Mauricio Sulaiman of the WBC is standing behind Floyd Mayweather Jr in his post-fight beef with HBO Sports commentator Larry Merchant, criticizing Merchant for...well, something, I guess:
"We are 100% in Floyd Mayweather’s corner. What a journalist does, has responsibilities and consequences. And this journalist put Floyd in a position that a responsible TV network [and] a responsible TV journalist should not do. What he did in front of millions is very regrettable. All the blame is on Larry Merchant."
After watching it a few times and hearing Merchant's side of things, my feeling at this point is that Larry Merchant didn't really do anything other than defend himself. I have been a Merchant critic for years now, don't enjoy his commentary much at all, and do wish that HBO Sports would replace him. I also happen to think that Sulaiman is blowing this mildly out of proportion and not even giving consideration to the fact that Mayweather acted like an angry child in a supermarket checkout line.
Merchant verbally pushed at Mayweather a bit, but he always probes. Perhaps he does so a bit clumsily, and you can find ways to say that Floyd was justified -- Merchant, after all, is not particularly likeable most of the time in post-fight interviews, and has butted heads with Mayweather for years. The two don't get along and there's a long history here that probably came bubbling to the surface. But the only excuse I've heard for Mayweather suddenly launching into his tirade is that Merchant wasn't mentioning the headbutt from Victor Ortiz and Floyd got mad and felt, as he always does when standing next to Merchant, short-changed by the commentator.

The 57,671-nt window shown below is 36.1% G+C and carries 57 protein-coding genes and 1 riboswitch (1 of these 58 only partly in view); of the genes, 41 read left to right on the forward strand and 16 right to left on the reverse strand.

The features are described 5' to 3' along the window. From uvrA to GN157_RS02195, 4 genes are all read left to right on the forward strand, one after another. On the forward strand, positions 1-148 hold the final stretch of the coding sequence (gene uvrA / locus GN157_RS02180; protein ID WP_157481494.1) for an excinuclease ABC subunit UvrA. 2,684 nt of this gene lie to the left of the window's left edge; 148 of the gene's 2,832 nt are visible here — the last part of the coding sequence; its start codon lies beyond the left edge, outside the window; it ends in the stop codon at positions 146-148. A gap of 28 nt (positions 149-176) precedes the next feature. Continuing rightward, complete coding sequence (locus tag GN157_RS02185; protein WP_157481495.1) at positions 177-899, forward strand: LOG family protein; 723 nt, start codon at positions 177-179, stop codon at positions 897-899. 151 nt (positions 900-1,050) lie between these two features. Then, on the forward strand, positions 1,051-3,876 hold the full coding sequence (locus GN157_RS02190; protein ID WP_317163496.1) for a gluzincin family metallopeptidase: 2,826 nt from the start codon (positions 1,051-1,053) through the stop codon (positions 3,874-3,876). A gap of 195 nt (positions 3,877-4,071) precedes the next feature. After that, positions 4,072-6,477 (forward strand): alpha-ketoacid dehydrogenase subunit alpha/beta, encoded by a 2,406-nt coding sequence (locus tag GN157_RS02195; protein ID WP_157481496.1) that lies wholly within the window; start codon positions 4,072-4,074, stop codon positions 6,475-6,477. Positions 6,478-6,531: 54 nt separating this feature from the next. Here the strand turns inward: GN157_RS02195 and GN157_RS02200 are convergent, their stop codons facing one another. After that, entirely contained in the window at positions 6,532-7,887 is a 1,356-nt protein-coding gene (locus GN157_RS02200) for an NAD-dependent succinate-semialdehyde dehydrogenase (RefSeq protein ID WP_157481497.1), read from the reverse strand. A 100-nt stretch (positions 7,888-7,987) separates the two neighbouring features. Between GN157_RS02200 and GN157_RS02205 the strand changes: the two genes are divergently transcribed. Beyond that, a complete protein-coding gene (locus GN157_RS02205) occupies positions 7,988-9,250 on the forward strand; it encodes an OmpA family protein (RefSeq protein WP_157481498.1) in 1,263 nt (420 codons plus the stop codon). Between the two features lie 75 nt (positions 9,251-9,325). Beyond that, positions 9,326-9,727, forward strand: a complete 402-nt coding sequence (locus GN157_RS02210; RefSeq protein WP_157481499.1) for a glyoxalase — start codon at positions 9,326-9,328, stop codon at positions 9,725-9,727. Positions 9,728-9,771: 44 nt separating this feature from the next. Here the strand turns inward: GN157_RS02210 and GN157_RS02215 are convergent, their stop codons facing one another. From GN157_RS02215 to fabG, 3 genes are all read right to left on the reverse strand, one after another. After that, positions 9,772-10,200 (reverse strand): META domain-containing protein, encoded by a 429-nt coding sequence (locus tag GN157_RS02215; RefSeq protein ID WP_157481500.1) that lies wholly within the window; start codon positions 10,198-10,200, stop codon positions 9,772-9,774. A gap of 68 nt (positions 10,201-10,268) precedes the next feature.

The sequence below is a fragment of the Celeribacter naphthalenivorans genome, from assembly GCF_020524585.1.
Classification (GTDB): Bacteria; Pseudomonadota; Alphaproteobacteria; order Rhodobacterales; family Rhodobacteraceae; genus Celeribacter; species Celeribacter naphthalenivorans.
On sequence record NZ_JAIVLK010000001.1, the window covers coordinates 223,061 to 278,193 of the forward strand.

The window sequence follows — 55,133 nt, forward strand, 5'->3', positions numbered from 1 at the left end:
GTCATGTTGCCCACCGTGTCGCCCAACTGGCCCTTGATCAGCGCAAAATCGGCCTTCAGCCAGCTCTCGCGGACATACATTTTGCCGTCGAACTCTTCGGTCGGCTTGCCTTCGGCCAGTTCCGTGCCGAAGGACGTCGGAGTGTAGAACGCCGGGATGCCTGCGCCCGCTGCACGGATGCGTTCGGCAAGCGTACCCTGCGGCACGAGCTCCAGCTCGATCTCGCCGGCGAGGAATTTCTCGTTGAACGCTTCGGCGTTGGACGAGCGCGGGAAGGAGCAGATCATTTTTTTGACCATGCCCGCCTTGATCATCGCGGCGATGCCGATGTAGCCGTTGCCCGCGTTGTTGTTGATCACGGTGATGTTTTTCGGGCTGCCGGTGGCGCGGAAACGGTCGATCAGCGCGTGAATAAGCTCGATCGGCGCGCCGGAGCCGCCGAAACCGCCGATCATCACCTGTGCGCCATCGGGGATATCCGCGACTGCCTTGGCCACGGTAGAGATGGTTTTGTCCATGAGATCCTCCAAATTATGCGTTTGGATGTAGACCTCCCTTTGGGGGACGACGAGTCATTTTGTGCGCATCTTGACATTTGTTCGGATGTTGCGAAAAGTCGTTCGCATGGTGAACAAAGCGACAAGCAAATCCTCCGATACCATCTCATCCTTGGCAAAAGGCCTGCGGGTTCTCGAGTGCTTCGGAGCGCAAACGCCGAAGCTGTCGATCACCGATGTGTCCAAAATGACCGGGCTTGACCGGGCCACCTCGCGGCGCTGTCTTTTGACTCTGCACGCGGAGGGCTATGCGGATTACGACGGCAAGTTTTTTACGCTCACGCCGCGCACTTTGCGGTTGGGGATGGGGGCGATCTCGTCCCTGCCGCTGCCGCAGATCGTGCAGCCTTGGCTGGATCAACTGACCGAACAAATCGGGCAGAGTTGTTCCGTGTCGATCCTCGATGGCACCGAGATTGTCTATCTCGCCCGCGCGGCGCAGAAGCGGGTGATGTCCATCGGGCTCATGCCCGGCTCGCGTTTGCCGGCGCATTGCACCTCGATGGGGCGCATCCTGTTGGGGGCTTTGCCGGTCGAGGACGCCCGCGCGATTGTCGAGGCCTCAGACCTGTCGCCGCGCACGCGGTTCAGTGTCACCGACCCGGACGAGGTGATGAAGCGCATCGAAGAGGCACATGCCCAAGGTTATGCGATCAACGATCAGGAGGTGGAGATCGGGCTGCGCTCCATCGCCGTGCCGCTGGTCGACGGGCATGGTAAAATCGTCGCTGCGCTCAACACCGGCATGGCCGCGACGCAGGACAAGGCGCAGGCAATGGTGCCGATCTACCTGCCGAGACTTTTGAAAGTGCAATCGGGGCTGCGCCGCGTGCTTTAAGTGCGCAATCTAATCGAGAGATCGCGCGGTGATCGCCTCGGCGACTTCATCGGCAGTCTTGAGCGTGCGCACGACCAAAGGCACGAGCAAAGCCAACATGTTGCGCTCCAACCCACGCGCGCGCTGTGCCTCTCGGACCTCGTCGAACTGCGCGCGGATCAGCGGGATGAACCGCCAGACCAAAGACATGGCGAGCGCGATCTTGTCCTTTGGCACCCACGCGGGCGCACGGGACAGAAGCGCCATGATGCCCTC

Do you think that was really it, though, and not just a riled-up Mayweather going after an old man in a bit of a temper tantrum? The telling moment to me is that after Mayweather screams at Merchant, who doesn't respond, Mayweather feels the need to continue after having apparently finished, which sends Merchant over the edge. He defends himself verbally.
And in the end, whoop-de-damn-doo. An argument. Merchant has had them before. He'll have them again.
I don't think there's any great science here. Merchant's job is to ask tough questions, but I didn't see any of those questions as notably tough, really. Mayweather has a tendency to fly off the handle when his ego isn't being stroked, and Merchant isn't an ego-stroker. Except, of course, with his own.